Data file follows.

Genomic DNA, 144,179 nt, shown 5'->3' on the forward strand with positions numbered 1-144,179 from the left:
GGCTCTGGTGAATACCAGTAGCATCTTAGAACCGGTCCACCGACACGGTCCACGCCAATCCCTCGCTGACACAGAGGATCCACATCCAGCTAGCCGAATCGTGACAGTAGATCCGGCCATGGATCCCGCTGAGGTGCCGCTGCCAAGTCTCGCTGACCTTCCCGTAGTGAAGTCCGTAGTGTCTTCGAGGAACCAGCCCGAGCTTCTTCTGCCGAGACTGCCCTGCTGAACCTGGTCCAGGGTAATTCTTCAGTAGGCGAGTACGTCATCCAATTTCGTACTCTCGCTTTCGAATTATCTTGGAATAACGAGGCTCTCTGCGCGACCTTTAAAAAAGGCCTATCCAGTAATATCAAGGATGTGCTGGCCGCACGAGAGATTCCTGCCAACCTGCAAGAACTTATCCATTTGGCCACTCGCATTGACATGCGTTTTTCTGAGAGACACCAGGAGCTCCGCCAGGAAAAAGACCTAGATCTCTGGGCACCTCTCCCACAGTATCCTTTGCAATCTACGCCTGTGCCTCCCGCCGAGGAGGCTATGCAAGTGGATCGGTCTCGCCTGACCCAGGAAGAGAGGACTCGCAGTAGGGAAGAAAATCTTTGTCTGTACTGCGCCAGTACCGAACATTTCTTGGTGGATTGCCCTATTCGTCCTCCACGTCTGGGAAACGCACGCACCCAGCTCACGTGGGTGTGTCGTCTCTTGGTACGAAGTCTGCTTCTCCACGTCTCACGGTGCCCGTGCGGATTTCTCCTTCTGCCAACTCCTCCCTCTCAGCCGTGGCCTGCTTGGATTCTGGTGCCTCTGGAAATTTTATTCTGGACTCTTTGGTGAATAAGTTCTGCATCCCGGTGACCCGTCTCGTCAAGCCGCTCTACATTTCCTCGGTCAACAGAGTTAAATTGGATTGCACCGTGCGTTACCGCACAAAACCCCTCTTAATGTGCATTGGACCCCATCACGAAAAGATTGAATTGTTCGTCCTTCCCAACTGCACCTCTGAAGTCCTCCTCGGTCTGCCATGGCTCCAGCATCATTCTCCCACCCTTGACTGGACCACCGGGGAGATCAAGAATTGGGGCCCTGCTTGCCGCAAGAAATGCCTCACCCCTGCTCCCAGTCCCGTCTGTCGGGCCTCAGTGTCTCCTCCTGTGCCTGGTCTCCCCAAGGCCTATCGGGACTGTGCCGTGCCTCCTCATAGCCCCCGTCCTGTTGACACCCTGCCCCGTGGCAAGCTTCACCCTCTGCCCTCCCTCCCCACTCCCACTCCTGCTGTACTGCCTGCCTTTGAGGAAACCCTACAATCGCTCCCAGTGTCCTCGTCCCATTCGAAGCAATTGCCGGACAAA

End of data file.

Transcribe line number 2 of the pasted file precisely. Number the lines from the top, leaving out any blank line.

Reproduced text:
GGCTCTGGTGAATACCAGTAGCATCTTAGAACCGGTCCACCGACACGGTCCACGCCAATCCCTCGCTGACACAGAGGATCCACATCCAGCTAGCCGAATCGTGACAGTAGATCCGGCCATGGATCCCGCTGAGGTGCCGCTGCCAAGTCTCGCTGACCTTCCCGTAGTGAAGTCCGTAGTGTCTTCGAGGAACCAGCCCGAGCTTCTTCTGCCGAGACTGCCCTGCTGAACCTGGTCCAGGGTAATTCTTCAGTAGGCGAGTACGTCATCCAATTTCGTACTCTCGCTTTCGAATTATCTTGGAATAACGAGGCTCTCTGCGCGACCTTTAAAAAAGGCCTATCCAGTAATATCAAGGATGTGCTGGCCGCACGAGAGATTCCTGCCAACCTGCAAGAACTTATCCATTTGGCCACTCGCATTGACATGCGTTTTTCTGAGAGACACCAGGAGCTCCGCCAGGAAAAAGACCTAGATCTCTGGGCACCTCTCCCACAGTATCCTTTGCAATCTACGCCTGTGCCTCCCGCCGAGGAGGCTATGCAAGTGGATCGGTCTCGCCTGACCCAGGAAGAGAGGACTCGCAGTAGGGAAGAAAATCTTTGTCTGTACTGCGCCAGTACCGAACATTTCTTGGTGGATTGCCCTATTCGTCCTCCACGTCTGGGAAACGCACGCACCCAGCTCACGTGGGTGTGTCGTCTCTTGGTACGAAGTCTGCTTCTCCACGTCTCACGGTGCCCGTGCGGATTTCTCCTTCTGCCAACTCCTCCCTCTCAGCCGTGGCCTGCTTGGATTCTGGTGCCTCTGGAAATTTTATTCTGGACTCTTTGGTGAATAAGTTCTGCATCCCGGTGACCCGTCTCGTCAAGCCGCTCTACATTTCCTCGGTCAACAGAGTTAAATTGGATTGCACCGTGCGTTACCGCACAAAACCCCTCTTAATGTGCATTGGACCCCATCACGAAAAGATTGAATTGTTCGTCCTTCCCAACTGCACCTCTGAAGTCCTCCTCGGTCTGCCATGGCTCCAGCATCATTCTCCCACCCTTGACTGGACCACCGGGGAGATCAAGAATTGGGGCCCTGCTTGCCGCAAGAAATGCCTCACCCCTGCTCCCAGTCCCGTCTGTCGGGCCTCAGTGTCTCCTCCTGTGCCTGGTCTCCCCAAGGCCTATCGGGACTGTGCCGTGCCTCCTCATAGCCCCCGTCCTGTTGACACCCTGCCCCGTGGCAAGCTTCACCCTCTGCCCTCCCTCCCCACTCCCACTCCTGCTGTACTGCCTGCCTTTGAGGAAACCCTACAATCGCTCCCAGTGTCCTCGTCCCATTCGAAGCAATTGCCGGACAAA